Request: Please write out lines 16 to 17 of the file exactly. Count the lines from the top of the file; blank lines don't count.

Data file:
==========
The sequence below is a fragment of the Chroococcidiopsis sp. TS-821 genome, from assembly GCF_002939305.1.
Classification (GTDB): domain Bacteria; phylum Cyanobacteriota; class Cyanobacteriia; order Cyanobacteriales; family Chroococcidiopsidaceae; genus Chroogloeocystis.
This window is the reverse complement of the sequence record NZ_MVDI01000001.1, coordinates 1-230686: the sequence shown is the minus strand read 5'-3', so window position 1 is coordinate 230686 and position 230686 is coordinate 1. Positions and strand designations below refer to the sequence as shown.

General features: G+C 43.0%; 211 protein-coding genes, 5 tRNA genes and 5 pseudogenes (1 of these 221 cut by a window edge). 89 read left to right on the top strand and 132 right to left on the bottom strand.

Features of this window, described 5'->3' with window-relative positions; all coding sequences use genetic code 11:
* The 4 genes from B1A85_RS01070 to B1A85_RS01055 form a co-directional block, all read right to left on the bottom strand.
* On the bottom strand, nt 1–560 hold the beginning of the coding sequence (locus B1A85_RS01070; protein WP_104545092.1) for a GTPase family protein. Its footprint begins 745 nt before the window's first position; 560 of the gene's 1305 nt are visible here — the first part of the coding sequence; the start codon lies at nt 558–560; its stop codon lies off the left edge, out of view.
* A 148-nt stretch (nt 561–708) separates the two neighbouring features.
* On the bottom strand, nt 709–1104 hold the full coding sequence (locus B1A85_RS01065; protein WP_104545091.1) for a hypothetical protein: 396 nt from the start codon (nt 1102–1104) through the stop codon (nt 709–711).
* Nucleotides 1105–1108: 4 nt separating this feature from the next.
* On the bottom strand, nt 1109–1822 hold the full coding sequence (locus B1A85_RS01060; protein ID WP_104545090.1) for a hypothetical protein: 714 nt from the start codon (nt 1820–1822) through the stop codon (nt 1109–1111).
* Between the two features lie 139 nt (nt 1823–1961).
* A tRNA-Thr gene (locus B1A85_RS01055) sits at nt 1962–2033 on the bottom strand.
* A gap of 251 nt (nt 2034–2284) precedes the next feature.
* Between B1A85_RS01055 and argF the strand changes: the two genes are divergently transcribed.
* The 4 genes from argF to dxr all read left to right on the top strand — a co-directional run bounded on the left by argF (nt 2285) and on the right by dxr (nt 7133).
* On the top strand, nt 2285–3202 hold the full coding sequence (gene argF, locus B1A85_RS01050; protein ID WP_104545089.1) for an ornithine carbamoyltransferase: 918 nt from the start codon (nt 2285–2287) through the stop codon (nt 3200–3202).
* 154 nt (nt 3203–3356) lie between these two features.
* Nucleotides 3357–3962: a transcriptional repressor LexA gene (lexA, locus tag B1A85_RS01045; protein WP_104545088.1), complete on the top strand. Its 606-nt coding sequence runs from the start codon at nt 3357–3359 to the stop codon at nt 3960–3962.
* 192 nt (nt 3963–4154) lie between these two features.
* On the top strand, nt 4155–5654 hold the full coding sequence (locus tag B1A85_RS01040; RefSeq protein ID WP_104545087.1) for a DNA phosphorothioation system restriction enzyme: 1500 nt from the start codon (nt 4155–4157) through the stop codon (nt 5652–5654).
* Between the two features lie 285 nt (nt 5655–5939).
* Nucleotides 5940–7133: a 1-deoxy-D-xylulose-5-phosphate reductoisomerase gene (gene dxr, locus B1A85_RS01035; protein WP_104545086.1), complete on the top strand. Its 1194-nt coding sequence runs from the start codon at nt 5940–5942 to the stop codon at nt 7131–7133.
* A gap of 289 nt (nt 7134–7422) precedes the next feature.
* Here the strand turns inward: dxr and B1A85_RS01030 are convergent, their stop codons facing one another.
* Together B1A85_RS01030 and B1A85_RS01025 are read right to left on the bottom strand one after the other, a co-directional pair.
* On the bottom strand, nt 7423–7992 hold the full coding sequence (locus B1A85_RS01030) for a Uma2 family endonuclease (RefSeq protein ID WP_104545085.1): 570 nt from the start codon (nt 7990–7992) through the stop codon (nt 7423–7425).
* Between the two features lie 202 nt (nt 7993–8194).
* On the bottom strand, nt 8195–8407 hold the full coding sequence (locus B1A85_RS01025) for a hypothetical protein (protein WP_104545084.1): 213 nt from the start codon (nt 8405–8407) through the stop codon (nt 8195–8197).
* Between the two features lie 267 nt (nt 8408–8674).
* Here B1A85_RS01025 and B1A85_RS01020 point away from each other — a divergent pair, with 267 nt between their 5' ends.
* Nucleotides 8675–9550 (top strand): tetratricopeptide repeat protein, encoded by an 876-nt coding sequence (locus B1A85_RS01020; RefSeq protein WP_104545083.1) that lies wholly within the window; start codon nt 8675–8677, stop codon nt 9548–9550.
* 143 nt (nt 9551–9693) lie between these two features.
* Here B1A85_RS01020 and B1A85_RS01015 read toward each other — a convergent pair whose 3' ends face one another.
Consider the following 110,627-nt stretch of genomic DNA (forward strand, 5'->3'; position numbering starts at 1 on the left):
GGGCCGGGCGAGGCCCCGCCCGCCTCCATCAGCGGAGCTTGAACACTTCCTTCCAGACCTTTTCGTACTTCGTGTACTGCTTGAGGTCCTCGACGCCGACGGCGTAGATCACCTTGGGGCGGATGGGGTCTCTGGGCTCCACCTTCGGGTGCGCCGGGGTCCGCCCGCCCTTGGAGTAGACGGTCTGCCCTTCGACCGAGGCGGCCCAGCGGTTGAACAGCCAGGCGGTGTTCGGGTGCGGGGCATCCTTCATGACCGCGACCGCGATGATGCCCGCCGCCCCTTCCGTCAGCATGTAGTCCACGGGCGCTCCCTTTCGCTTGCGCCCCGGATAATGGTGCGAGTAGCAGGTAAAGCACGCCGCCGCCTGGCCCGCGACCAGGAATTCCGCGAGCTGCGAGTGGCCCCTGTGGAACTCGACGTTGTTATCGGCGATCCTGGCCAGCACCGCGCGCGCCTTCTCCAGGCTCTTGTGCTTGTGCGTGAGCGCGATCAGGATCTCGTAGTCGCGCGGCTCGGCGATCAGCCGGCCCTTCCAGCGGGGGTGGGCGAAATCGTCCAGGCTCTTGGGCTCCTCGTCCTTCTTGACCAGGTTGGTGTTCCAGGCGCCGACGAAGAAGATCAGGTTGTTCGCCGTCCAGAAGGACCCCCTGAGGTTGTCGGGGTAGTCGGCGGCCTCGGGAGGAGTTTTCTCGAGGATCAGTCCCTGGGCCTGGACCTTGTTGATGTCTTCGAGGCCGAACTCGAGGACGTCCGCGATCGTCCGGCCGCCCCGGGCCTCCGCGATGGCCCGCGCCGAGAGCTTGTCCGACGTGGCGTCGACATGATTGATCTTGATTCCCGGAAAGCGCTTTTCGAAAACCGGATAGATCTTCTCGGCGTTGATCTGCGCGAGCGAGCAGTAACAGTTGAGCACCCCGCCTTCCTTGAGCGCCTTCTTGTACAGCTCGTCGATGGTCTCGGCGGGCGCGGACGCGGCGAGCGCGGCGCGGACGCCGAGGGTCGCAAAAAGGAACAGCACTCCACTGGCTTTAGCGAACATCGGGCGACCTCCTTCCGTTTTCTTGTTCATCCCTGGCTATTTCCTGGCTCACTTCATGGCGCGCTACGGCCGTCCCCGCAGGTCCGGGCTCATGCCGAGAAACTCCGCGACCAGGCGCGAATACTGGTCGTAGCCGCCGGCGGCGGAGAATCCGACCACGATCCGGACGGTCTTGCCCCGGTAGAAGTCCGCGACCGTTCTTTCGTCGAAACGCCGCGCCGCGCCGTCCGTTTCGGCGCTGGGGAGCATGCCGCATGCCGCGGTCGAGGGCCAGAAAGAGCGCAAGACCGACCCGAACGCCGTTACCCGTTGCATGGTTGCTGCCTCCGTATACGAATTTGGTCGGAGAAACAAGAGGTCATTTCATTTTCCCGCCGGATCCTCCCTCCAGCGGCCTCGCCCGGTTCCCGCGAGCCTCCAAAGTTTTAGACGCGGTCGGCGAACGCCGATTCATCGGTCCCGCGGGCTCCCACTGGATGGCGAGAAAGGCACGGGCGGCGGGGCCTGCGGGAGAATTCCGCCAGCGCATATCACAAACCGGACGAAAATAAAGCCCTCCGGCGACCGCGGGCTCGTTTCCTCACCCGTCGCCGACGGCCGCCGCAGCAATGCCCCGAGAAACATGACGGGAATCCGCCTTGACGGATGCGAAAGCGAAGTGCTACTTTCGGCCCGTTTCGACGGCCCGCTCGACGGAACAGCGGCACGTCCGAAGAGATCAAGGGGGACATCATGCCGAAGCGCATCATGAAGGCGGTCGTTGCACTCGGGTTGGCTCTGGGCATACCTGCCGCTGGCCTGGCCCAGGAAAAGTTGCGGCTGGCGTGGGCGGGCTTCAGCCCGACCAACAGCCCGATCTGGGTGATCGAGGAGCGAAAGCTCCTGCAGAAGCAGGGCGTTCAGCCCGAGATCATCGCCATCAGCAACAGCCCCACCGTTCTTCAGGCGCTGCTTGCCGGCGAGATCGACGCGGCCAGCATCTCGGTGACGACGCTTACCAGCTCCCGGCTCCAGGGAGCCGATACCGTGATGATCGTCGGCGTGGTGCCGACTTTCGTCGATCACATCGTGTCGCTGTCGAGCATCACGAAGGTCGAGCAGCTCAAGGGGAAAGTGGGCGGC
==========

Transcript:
* The 4 genes from argF to dxr all read left to right on the top strand — a co-directional run bounded on the left by argF (nt 2285) and on the right by dxr (nt 7133).
* On the top strand, nt 2285–3202 hold the full coding sequence (gene argF, locus B1A85_RS01050; protein ID WP_104545089.1) for an ornithine carbamoyltransferase: 918 nt from the start codon (nt 2285–2287) through the stop codon (nt 3200–3202).